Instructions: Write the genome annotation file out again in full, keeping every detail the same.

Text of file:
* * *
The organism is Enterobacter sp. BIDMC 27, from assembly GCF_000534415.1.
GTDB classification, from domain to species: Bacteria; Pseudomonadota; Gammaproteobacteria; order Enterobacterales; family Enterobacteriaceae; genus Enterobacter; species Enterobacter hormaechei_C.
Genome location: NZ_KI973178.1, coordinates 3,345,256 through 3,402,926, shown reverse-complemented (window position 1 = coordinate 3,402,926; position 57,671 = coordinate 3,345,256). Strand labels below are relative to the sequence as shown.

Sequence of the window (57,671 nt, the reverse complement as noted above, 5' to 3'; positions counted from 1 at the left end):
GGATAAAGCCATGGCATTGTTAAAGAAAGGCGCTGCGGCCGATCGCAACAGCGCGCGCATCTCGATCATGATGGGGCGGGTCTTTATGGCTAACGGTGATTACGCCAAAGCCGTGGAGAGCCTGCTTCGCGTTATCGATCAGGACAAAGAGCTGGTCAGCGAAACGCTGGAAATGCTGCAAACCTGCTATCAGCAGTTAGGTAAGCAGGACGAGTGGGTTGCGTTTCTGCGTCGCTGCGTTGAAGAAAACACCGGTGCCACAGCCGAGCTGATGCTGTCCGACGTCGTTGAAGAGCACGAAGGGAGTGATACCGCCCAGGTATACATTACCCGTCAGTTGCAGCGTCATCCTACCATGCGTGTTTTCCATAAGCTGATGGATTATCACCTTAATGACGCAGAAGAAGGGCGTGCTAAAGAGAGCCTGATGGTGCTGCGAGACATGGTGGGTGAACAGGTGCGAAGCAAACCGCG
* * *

The organism is Enterobacter sp. BIDMC 27, from assembly GCF_000534415.1.
GTDB classification, from domain to species: Bacteria; Pseudomonadota; Gammaproteobacteria; order Enterobacterales; family Enterobacteriaceae; genus Enterobacter; species Enterobacter hormaechei_C.
Genome location: NZ_KI973178.1, coordinates 3,345,256 through 3,402,926, shown reverse-complemented (window position 1 = coordinate 3,402,926; position 57,671 = coordinate 3,345,256). Strand labels below are relative to the sequence as shown.

Sequence of the window (57,671 nt, the reverse complement as noted above, 5' to 3'; positions counted from 1 at the left end):
GGATAAAGCCATGGCATTGTTAAAGAAAGGCGCTGCGGCCGATCGCAACAGCGCGCGCATCTCGATCATGATGGGGCGGGTCTTTATGGCTAACGGTGATTACGCCAAAGCCGTGGAGAGCCTGCTTCGCGTTATCGATCAGGACAAAGAGCTGGTCAGCGAAACGCTGGAAATGCTGCAAACCTGCTATCAGCAGTTAGGTAAGCAGGACGAGTGGGTTGCGTTTCTGCGTCGCTGCGTTGAAGAAAACACCGGTGCCACAGCCGAGCTGATGCTGTCCGACGTCGTTGAAGAGCACGAAGGGAGTGATACCGCCCAGGTATACATTACCCGTCAGTTGCAGCGTCATCCTACCATGCGTGTTTTCCATAAGCTGATGGATTATCACCTTAATGACGCAGAAGAAGGGCGTGCTAAAGAGAGCCTGATGGTGCTGCGAGACATGGTGGGTGAACAGGTGCGAAGCAAACCGCG